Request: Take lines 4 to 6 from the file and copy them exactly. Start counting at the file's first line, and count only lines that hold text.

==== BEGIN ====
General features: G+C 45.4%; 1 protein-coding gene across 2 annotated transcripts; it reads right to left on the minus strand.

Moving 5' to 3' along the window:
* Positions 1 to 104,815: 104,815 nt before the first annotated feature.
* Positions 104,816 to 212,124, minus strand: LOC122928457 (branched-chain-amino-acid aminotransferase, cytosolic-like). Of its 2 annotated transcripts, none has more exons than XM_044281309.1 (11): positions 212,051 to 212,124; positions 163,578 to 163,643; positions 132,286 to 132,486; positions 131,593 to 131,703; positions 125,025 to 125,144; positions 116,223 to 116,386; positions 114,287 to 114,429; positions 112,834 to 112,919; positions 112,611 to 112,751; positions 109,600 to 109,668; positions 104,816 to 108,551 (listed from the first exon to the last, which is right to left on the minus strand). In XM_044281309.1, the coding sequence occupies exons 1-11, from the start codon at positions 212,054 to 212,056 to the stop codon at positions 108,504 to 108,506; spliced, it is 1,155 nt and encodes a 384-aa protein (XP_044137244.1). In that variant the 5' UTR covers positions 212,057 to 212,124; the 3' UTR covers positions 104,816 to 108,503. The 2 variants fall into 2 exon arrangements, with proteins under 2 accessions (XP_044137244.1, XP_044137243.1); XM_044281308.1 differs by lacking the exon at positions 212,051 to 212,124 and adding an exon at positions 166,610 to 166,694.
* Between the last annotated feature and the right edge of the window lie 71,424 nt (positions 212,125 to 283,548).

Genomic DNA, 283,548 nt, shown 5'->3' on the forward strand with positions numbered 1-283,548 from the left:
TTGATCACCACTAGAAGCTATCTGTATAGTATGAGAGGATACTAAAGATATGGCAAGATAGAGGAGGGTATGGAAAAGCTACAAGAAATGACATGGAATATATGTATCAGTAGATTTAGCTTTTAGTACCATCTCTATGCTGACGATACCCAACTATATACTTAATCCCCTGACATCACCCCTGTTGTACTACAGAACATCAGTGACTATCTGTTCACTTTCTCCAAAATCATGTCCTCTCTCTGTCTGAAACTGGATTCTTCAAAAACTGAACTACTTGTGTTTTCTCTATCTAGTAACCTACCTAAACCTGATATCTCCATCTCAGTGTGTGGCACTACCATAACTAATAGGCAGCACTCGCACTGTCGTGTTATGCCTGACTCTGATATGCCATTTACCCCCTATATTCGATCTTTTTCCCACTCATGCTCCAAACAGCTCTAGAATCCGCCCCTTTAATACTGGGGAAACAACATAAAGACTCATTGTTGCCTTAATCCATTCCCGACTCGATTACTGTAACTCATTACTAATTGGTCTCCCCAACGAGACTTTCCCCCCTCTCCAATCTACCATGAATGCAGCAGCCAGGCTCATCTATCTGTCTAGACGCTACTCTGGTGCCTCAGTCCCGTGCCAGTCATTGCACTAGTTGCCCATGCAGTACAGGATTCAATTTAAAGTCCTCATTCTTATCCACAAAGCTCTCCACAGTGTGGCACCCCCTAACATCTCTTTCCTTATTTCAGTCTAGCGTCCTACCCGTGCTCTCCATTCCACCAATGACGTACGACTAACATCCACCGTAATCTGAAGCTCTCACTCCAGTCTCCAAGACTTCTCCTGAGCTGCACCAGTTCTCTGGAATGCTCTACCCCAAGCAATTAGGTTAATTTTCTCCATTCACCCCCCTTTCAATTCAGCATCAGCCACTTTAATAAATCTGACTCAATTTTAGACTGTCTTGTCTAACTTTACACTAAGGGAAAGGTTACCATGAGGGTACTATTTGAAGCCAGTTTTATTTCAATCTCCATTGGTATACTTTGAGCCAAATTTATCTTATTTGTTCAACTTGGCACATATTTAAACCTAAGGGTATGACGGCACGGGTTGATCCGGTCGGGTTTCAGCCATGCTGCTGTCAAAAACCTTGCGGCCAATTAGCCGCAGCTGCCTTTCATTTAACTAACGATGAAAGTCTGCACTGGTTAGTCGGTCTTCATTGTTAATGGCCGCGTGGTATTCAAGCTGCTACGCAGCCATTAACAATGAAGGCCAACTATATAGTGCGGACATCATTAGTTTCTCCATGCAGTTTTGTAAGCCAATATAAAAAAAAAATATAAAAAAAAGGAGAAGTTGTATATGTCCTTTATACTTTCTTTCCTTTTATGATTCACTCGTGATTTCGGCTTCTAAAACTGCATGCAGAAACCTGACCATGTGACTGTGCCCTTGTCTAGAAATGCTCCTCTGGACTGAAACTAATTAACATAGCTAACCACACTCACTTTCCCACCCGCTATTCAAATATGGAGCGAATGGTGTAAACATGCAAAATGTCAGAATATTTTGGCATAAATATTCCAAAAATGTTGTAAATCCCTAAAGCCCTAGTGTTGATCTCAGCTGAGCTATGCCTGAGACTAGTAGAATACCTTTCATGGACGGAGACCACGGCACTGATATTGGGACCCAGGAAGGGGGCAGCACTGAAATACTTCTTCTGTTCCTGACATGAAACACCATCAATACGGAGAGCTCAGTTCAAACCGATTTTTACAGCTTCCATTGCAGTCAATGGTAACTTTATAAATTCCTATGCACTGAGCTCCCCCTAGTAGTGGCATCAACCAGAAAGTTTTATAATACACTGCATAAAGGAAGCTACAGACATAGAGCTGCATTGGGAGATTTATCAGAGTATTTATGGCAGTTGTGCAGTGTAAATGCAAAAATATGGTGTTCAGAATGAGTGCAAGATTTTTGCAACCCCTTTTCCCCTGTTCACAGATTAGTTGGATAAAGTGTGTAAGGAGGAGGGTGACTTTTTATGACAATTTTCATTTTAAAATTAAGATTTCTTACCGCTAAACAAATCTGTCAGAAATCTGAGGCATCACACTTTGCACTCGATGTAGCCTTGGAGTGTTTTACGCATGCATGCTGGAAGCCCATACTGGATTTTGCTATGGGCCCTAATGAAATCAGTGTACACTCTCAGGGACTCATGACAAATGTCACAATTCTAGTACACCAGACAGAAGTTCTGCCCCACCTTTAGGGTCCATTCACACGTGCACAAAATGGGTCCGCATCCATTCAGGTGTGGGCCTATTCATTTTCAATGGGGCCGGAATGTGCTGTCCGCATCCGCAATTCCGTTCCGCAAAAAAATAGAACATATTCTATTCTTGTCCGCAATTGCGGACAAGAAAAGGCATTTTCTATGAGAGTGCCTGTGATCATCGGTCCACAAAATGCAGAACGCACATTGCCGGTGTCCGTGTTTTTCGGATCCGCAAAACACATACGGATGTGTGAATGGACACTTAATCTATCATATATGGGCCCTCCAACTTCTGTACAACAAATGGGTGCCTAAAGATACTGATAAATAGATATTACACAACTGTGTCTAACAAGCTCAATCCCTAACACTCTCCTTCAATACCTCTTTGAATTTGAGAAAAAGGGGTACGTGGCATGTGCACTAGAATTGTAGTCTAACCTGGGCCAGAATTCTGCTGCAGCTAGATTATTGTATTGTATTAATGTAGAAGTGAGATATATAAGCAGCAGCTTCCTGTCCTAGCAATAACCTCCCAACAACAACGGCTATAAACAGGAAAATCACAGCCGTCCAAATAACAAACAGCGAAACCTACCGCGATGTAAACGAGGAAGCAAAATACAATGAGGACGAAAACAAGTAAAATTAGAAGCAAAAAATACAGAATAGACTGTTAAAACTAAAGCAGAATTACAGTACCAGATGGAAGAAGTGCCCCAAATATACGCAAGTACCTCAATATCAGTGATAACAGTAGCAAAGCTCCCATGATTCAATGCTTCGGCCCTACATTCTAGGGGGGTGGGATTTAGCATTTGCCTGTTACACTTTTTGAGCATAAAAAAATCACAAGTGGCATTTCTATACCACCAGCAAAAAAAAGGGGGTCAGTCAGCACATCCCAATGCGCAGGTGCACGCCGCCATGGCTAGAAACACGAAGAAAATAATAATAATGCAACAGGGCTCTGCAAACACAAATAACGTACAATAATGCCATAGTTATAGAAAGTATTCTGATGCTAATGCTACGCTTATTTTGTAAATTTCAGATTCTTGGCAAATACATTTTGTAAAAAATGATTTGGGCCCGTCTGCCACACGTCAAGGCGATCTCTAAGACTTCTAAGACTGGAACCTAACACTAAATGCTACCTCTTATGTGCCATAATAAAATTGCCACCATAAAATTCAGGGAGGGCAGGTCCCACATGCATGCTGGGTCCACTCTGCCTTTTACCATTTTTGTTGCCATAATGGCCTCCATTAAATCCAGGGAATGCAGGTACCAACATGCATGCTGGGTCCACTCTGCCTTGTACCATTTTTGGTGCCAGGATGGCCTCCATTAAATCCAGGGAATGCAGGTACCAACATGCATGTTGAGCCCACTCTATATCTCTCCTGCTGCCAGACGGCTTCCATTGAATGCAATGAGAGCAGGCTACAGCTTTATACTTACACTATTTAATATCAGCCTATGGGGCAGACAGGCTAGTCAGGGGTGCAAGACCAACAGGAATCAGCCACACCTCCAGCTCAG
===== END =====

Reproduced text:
* Positions 104,816 to 212,124, minus strand: LOC122928457 (branched-chain-amino-acid aminotransferase, cytosolic-like). Of its 2 annotated transcripts, none has more exons than XM_044281309.1 (11): positions 212,051 to 212,124; positions 163,578 to 163,643; positions 132,286 to 132,486; positions 131,593 to 131,703; positions 125,025 to 125,144; positions 116,223 to 116,386; positions 114,287 to 114,429; positions 112,834 to 112,919; positions 112,611 to 112,751; positions 109,600 to 109,668; positions 104,816 to 108,551 (listed from the first exon to the last, which is right to left on the minus strand). In XM_044281309.1, the coding sequence occupies exons 1-11, from the start codon at positions 212,054 to 212,056 to the stop codon at positions 108,504 to 108,506; spliced, it is 1,155 nt and encodes a 384-aa protein (XP_044137244.1). In that variant the 5' UTR covers positions 212,057 to 212,124; the 3' UTR covers positions 104,816 to 108,503. The 2 variants fall into 2 exon arrangements, with proteins under 2 accessions (XP_044137244.1, XP_044137243.1); XM_044281308.1 differs by lacking the exon at positions 212,051 to 212,124 and adding an exon at positions 166,610 to 166,694.
* Between the last annotated feature and the right edge of the window lie 71,424 nt (positions 212,125 to 283,548).

Genomic DNA, 283,548 nt, shown 5'->3' on the forward strand with positions numbered 1-283,548 from the left: